Striding on to the pitch with his sons to deliver the match ball at Murrayfield before the Scotland v New Zealand showdown last November was an “emotional” moment for Doddie Weir.
Clad in his customary tartan suit, his three boys wearing matching scarfs, 67,000 fans broke into rapturous applause as they welcomed the rugby legend’s return to the stadium.
Now, almost two years since his diagnosis with motor neurone disease (MND) in December 2016, the former lock has written his life story as a legacy to his three sons, Hamish, Angus and Ben.
He said: “That was one of the reasons [for writing the book]. I’ve put it together to show the kids what I’ve been up to.”
Researching his autobiography, My Name’5 Doddie, was a “humbling” experience for the 48-year-old who earned 61 caps in his ten years playing for Scotland.
He said: “I can’t believe what people have been saying.
“If Jim [Telfer, mentor and former Scotland coach] had maybe told me some of those things before, I might have been a better player!
“Because he shouted at me all the time I thought he didn’t like me too often but he must have seen something there that I never quite saw. I’ve been very taken aback and humbled by some of the statements that have been involved in the book.”
The book charts Weir’s childhood in the Borders, his rugby career and more recently, living with MND, an incurable condition that stops signals from the brain reaching the muscles.
Writing the book and working with his foundation, which raises funds to aid research into MND, have helped Weir, who was once described by commentator Bill McLaren as being “on the charge like a mad giraffe”.
He said: “Being busy has certainly helped. It has given me another lease of life, another purpose to try to keep this MND to a minimum.”
With an average life expectancy of one to three years, Weir is tackling the condition head on.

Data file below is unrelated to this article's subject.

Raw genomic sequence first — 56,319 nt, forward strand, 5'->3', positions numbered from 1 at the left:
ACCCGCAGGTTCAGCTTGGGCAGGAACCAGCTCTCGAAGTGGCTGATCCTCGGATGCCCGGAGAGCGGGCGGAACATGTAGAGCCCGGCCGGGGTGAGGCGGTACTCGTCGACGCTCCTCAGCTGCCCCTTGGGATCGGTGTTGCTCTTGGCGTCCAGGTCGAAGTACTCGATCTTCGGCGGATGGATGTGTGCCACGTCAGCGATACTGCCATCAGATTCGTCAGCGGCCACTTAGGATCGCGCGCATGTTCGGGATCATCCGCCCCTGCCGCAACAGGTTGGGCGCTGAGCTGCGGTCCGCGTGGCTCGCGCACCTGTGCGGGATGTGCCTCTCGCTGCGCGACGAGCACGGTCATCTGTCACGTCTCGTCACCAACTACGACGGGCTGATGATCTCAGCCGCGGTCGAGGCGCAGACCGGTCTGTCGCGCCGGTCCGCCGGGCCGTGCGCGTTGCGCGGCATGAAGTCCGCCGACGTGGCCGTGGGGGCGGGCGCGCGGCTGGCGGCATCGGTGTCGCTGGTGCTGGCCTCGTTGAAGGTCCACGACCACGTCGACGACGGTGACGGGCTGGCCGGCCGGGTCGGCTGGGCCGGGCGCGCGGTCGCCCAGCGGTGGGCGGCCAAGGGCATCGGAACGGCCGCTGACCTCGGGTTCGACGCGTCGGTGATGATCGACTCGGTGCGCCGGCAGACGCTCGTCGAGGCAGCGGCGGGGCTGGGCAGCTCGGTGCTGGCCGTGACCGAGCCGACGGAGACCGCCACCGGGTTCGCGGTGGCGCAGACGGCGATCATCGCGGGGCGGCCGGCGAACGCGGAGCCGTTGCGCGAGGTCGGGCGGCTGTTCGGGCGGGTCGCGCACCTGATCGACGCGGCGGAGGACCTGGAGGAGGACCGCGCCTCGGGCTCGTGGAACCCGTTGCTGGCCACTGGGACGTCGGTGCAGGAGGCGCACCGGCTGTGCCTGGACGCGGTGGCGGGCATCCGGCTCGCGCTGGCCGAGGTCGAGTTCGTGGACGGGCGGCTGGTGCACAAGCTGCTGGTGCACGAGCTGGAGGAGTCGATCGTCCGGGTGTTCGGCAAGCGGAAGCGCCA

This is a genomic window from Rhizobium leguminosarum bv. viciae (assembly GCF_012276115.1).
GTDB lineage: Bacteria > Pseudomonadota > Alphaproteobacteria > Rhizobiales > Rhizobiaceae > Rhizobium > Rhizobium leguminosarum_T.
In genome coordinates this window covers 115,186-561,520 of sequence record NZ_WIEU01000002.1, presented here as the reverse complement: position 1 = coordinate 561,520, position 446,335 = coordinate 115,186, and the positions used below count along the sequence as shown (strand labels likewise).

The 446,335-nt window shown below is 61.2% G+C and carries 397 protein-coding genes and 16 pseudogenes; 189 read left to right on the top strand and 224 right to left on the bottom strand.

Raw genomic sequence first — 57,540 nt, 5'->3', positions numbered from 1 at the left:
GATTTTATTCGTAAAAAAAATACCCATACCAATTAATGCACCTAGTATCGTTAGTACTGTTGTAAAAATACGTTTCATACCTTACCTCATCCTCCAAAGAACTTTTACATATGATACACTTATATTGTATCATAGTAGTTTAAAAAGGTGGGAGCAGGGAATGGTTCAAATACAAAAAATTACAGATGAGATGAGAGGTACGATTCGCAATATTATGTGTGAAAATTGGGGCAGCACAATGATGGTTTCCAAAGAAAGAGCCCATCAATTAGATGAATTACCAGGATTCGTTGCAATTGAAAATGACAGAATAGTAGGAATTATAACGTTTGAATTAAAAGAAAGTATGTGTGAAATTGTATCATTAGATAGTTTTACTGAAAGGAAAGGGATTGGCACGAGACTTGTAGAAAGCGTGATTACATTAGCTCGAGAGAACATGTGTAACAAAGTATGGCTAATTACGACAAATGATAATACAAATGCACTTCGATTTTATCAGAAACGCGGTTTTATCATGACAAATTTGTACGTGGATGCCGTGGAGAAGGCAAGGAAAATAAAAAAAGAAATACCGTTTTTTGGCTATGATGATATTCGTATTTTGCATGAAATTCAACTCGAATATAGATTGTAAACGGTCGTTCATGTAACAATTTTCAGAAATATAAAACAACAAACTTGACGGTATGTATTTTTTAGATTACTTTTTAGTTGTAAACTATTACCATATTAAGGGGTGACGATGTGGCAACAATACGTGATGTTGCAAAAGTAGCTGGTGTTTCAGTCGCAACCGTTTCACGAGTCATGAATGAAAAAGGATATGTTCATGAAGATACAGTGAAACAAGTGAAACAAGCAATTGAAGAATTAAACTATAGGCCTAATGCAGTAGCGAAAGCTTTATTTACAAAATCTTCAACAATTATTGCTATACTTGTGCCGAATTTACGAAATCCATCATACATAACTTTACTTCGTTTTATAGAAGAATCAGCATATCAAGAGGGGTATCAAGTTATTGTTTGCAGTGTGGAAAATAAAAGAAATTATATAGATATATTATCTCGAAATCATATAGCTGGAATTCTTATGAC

From a distance, not much has changed with the 6ft 7in former player. He is friendly and relaxed, the only obvious sign of his MND are his hands, which can’t fully grasp the book he is holding.
He said: “I can still do lots of things: eat, sleep, breathe, walk, talk, drink, party [but] I might be a little bit slower.
“Just even doing my shoelaces – which might not be a big thing to some people – it takes so much energy but I can still do it and that gives me a massive positive.”
But self-pity is not in the script for Weir. He said: “Putting pen to paper has been a fantastic exercise, I’ve been very fortunate and I’ve no regrets.
“To go back and see that every day has been with a smile [it’s a] reminder of how lucky I’ve been.”
The book has been co-authored by longtime friend and sports journalist Stewart Weir.
Doddie said: “With the propelling issue that I don’t know how much time I’ve got left I wanted to do it for myself and for my family and friends and the supporters who maybe think I’m the daft laddie, who I can be sometimes.
“But down there, there’s sometimes the serious side of things.
“It’s about generating your own luck and who you are and keeping smiling and being happy with what you do.”
He is hoping that some special silverware might return to its rightful home after the Doddie Weir Cup match between Scotland and Wales in Cardiff on 3 November.
He said: “[Scotland] are doing really well at the moment and it would be lovely to see Doddie’s cup come back to Murrayfield.
“It’s very special having a cup named after you. It’s a great honour because I’m still living – you normally get that when you’re not here but I’m going to enjoy it. I’ve got a new suit ready to rock and roll, too.
“It’s going to be a good game because both teams are firing.”
Weir’s family will join him in Cardiff to watch the match in aid of his My Name’5 Doddie Foundation.
He said: “Again, it’s another area we’ve been very lucky as the Weir family; to enjoy things together so my wife and kids can be involved.
“It gives them memories and, hopefully, those memories continue for a long time.”